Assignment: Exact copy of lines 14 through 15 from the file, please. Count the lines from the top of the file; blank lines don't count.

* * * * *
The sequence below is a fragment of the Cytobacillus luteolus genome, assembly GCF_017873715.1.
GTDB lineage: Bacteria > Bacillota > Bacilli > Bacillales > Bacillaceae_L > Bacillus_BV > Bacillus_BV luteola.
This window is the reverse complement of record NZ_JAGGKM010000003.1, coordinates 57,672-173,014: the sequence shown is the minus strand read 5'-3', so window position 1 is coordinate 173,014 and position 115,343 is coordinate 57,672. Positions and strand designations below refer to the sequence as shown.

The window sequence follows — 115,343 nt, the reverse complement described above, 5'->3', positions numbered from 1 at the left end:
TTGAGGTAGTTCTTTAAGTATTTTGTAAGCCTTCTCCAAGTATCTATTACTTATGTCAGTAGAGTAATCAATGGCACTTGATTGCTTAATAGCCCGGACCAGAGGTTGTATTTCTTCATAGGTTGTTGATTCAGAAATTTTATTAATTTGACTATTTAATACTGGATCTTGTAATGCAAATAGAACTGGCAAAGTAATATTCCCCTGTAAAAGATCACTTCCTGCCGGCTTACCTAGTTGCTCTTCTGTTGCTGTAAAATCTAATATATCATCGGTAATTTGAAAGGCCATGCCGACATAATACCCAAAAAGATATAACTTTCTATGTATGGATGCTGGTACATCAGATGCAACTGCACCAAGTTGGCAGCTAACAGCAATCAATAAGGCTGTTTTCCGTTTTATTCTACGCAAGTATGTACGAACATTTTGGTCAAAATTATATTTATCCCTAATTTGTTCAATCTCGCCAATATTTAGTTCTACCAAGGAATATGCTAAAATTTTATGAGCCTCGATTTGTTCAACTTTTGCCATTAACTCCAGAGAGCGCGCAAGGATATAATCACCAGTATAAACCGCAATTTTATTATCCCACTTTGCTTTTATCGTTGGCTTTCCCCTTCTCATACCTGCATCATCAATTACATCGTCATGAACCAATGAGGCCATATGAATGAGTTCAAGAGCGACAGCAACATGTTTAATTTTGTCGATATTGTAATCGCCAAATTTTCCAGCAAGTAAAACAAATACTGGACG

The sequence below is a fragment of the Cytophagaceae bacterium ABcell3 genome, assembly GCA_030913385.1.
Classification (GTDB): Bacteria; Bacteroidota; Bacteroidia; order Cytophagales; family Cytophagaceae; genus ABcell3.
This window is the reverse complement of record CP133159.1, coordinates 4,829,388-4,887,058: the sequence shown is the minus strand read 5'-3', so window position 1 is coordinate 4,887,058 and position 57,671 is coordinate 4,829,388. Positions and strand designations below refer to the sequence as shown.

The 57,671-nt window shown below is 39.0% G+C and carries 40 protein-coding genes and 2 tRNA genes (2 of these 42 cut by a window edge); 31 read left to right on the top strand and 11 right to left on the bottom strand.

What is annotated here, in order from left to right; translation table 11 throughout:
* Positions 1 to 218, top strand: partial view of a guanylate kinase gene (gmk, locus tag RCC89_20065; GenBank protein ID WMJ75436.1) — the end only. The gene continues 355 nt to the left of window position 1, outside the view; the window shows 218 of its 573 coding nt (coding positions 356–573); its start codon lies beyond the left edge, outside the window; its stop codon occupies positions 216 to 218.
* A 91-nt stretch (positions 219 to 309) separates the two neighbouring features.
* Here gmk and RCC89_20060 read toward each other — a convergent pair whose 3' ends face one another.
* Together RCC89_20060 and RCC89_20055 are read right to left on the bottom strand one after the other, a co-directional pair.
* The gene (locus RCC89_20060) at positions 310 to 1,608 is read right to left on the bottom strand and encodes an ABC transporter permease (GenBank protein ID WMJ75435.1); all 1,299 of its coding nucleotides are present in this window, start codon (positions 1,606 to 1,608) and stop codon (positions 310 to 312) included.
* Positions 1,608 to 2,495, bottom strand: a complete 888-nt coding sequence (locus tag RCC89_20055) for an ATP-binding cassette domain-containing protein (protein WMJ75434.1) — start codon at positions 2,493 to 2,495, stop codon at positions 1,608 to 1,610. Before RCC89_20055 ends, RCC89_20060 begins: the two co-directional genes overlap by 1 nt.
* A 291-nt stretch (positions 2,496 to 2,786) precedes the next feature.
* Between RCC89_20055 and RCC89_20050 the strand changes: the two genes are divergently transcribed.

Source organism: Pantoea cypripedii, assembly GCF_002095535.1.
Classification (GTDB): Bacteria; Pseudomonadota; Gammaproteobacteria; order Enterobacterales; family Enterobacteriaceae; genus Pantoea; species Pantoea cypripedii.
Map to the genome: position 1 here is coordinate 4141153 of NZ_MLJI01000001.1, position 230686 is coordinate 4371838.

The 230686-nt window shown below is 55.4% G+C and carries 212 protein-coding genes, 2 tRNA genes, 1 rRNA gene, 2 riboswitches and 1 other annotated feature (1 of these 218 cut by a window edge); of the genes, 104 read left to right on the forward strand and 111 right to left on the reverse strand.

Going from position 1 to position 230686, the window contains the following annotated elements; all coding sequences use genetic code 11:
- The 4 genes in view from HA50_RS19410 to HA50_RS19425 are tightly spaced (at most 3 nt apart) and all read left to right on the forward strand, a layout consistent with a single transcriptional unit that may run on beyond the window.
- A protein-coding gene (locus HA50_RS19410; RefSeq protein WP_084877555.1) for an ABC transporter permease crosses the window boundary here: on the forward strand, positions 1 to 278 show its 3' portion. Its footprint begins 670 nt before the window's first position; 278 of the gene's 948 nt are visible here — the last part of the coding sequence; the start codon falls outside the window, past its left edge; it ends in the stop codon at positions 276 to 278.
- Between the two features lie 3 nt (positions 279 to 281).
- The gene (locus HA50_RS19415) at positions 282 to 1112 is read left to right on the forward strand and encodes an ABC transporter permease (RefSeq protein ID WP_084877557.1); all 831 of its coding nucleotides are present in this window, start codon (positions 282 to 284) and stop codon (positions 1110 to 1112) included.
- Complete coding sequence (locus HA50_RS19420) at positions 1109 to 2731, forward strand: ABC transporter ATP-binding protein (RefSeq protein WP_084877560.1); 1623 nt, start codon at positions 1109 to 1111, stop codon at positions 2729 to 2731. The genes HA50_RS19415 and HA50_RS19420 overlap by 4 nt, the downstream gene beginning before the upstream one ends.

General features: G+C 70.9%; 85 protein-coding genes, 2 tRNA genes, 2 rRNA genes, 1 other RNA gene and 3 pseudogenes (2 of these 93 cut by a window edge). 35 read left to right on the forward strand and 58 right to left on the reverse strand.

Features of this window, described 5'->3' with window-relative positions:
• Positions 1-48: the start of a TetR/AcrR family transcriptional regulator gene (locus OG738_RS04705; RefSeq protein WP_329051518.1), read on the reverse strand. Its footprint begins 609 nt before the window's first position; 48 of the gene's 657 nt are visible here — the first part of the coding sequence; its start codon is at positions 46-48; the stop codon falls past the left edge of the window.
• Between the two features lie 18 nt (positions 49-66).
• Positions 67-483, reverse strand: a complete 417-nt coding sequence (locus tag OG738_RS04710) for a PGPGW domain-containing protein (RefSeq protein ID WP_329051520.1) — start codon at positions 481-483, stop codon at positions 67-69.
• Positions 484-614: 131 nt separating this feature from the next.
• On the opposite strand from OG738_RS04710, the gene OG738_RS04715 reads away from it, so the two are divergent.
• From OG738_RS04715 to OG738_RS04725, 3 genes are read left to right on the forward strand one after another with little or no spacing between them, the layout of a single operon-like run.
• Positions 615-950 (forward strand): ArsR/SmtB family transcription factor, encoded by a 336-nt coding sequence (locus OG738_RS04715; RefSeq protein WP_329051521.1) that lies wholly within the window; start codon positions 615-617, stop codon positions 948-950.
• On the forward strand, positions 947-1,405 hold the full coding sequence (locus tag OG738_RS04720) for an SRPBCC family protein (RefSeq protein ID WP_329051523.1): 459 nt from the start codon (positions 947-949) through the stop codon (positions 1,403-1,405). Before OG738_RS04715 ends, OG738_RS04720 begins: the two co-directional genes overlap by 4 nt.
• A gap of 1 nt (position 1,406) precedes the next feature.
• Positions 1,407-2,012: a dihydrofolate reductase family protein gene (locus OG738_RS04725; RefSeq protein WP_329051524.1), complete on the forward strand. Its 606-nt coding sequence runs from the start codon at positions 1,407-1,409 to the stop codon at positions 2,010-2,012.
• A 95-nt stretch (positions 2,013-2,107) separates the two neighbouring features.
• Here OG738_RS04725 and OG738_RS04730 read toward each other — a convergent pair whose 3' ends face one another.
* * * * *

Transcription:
* Together RCC89_20060 and RCC89_20055 are read right to left on the bottom strand one after the other, a co-directional pair.
* The gene (locus RCC89_20060) at positions 310 to 1,608 is read right to left on the bottom strand and encodes an ABC transporter permease (GenBank protein ID WMJ75435.1); all 1,299 of its coding nucleotides are present in this window, start codon (positions 1,606 to 1,608) and stop codon (positions 310 to 312) included.